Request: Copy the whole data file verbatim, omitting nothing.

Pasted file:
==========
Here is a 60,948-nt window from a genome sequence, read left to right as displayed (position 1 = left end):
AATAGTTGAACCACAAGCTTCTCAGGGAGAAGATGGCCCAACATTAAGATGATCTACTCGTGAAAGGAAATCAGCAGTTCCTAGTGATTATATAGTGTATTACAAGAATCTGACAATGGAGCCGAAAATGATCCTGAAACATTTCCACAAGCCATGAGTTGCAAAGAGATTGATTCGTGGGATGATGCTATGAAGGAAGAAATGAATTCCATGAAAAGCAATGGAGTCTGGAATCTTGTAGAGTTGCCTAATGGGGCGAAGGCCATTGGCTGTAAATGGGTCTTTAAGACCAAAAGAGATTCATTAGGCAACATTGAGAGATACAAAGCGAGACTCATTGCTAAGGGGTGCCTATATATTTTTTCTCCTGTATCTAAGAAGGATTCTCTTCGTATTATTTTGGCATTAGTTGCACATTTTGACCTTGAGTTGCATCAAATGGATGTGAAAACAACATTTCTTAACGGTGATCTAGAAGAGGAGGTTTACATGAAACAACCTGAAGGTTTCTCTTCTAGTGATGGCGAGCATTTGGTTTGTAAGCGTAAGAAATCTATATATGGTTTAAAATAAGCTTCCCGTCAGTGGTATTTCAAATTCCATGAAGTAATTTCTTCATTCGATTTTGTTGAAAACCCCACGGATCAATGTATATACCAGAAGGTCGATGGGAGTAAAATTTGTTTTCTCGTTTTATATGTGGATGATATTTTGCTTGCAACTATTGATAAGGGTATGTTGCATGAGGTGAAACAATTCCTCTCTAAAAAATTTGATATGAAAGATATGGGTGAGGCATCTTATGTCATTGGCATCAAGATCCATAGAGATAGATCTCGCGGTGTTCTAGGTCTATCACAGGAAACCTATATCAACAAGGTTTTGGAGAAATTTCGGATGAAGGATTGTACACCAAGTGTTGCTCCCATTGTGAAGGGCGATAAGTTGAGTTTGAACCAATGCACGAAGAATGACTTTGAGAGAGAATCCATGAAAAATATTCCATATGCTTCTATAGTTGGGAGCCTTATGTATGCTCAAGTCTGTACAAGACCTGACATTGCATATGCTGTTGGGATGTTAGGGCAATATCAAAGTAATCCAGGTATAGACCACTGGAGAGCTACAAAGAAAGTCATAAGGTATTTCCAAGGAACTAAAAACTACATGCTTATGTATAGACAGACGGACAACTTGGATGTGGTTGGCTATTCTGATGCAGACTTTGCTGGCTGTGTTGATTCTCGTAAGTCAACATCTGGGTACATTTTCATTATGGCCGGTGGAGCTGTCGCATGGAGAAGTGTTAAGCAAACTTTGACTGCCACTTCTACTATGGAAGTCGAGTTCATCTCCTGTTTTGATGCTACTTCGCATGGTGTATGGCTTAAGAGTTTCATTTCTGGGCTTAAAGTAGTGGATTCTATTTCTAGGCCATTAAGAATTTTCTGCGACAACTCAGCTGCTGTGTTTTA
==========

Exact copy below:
Here is a 60,948-nt window from a genome sequence, read left to right as displayed (position 1 = left end):
AATAGTTGAACCACAAGCTTCTCAGGGAGAAGATGGCCCAACATTAAGATGATCTACTCGTGAAAGGAAATCAGCAGTTCCTAGTGATTATATAGTGTATTACAAGAATCTGACAATGGAGCCGAAAATGATCCTGAAACATTTCCACAAGCCATGAGTTGCAAAGAGATTGATTCGTGGGATGATGCTATGAAGGAAGAAATGAATTCCATGAAAAGCAATGGAGTCTGGAATCTTGTAGAGTTGCCTAATGGGGCGAAGGCCATTGGCTGTAAATGGGTCTTTAAGACCAAAAGAGATTCATTAGGCAACATTGAGAGATACAAAGCGAGACTCATTGCTAAGGGGTGCCTATATATTTTTTCTCCTGTATCTAAGAAGGATTCTCTTCGTATTATTTTGGCATTAGTTGCACATTTTGACCTTGAGTTGCATCAAATGGATGTGAAAACAACATTTCTTAACGGTGATCTAGAAGAGGAGGTTTACATGAAACAACCTGAAGGTTTCTCTTCTAGTGATGGCGAGCATTTGGTTTGTAAGCGTAAGAAATCTATATATGGTTTAAAATAAGCTTCCCGTCAGTGGTATTTCAAATTCCATGAAGTAATTTCTTCATTCGATTTTGTTGAAAACCCCACGGATCAATGTATATACCAGAAGGTCGATGGGAGTAAAATTTGTTTTCTCGTTTTATATGTGGATGATATTTTGCTTGCAACTATTGATAAGGGTATGTTGCATGAGGTGAAACAATTCCTCTCTAAAAAATTTGATATGAAAGATATGGGTGAGGCATCTTATGTCATTGGCATCAAGATCCATAGAGATAGATCTCGCGGTGTTCTAGGTCTATCACAGGAAACCTATATCAACAAGGTTTTGGAGAAATTTCGGATGAAGGATTGTACACCAAGTGTTGCTCCCATTGTGAAGGGCGATAAGTTGAGTTTGAACCAATGCACGAAGAATGACTTTGAGAGAGAATCCATGAAAAATATTCCATATGCTTCTATAGTTGGGAGCCTTATGTATGCTCAAGTCTGTACAAGACCTGACATTGCATATGCTGTTGGGATGTTAGGGCAATATCAAAGTAATCCAGGTATAGACCACTGGAGAGCTACAAAGAAAGTCATAAGGTATTTCCAAGGAACTAAAAACTACATGCTTATGTATAGACAGACGGACAACTTGGATGTGGTTGGCTATTCTGATGCAGACTTTGCTGGCTGTGTTGATTCTCGTAAGTCAACATCTGGGTACATTTTCATTATGGCCGGTGGAGCTGTCGCATGGAGAAGTGTTAAGCAAACTTTGACTGCCACTTCTACTATGGAAGTCGAGTTCATCTCCTGTTTTGATGCTACTTCGCATGGTGTATGGCTTAAGAGTTTCATTTCTGGGCTTAAAGTAGTGGATTCTATTTCTAGGCCATTAAGAATTTTCTGCGACAACTCAGCTGCTGTGTTTTA